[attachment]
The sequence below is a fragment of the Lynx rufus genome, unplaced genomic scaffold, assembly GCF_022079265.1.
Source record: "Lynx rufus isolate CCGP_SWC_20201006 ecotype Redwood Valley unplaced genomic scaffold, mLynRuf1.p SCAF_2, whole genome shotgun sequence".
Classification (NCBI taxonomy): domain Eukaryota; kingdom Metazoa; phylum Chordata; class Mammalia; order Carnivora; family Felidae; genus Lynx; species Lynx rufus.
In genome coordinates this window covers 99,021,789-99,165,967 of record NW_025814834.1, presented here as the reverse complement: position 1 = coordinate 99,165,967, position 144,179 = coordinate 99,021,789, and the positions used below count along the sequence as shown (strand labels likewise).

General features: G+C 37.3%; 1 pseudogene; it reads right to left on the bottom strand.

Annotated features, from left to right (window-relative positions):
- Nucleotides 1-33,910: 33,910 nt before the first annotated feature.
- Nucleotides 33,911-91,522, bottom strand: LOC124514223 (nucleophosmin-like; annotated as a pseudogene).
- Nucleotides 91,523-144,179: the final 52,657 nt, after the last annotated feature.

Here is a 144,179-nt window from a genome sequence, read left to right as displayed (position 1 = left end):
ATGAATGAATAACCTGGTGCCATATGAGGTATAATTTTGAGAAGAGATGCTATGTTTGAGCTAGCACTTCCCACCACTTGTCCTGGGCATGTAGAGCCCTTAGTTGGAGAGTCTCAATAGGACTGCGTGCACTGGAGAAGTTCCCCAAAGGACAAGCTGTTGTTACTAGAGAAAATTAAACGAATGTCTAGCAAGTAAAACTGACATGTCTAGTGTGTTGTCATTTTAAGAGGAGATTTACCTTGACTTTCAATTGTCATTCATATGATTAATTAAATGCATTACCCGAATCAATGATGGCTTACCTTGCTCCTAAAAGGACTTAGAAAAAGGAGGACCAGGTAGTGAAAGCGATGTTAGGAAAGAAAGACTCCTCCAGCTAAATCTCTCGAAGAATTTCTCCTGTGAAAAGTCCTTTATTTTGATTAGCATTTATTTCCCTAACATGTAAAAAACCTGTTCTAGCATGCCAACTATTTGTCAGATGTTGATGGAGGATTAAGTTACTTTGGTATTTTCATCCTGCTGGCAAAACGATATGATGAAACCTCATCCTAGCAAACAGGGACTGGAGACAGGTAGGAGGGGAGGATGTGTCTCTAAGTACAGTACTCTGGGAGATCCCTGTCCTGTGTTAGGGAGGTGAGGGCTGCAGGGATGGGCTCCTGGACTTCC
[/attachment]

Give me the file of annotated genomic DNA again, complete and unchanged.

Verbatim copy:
The sequence below is a fragment of the Lynx rufus genome, unplaced genomic scaffold, assembly GCF_022079265.1.
Source record: "Lynx rufus isolate CCGP_SWC_20201006 ecotype Redwood Valley unplaced genomic scaffold, mLynRuf1.p SCAF_2, whole genome shotgun sequence".
Classification (NCBI taxonomy): domain Eukaryota; kingdom Metazoa; phylum Chordata; class Mammalia; order Carnivora; family Felidae; genus Lynx; species Lynx rufus.
In genome coordinates this window covers 99,021,789-99,165,967 of record NW_025814834.1, presented here as the reverse complement: position 1 = coordinate 99,165,967, position 144,179 = coordinate 99,021,789, and the positions used below count along the sequence as shown (strand labels likewise).

General features: G+C 37.3%; 1 pseudogene; it reads right to left on the bottom strand.

Annotated features, from left to right (window-relative positions):
- Nucleotides 1-33,910: 33,910 nt before the first annotated feature.
- Nucleotides 33,911-91,522, bottom strand: LOC124514223 (nucleophosmin-like; annotated as a pseudogene).
- Nucleotides 91,523-144,179: the final 52,657 nt, after the last annotated feature.

Here is a 144,179-nt window from a genome sequence, read left to right as displayed (position 1 = left end):
ATGAATGAATAACCTGGTGCCATATGAGGTATAATTTTGAGAAGAGATGCTATGTTTGAGCTAGCACTTCCCACCACTTGTCCTGGGCATGTAGAGCCCTTAGTTGGAGAGTCTCAATAGGACTGCGTGCACTGGAGAAGTTCCCCAAAGGACAAGCTGTTGTTACTAGAGAAAATTAAACGAATGTCTAGCAAGTAAAACTGACATGTCTAGTGTGTTGTCATTTTAAGAGGAGATTTACCTTGACTTTCAATTGTCATTCATATGATTAATTAAATGCATTACCCGAATCAATGATGGCTTACCTTGCTCCTAAAAGGACTTAGAAAAAGGAGGACCAGGTAGTGAAAGCGATGTTAGGAAAGAAAGACTCCTCCAGCTAAATCTCTCGAAGAATTTCTCCTGTGAAAAGTCCTTTATTTTGATTAGCATTTATTTCCCTAACATGTAAAAAACCTGTTCTAGCATGCCAACTATTTGTCAGATGTTGATGGAGGATTAAGTTACTTTGGTATTTTCATCCTGCTGGCAAAACGATATGATGAAACCTCATCCTAGCAAACAGGGACTGGAGACAGGTAGGAGGGGAGGATGTGTCTCTAAGTACAGTACTCTGGGAGATCCCTGTCCTGTGTTAGGGAGGTGAGGGCTGCAGGGATGGGCTCCTGGACTTCC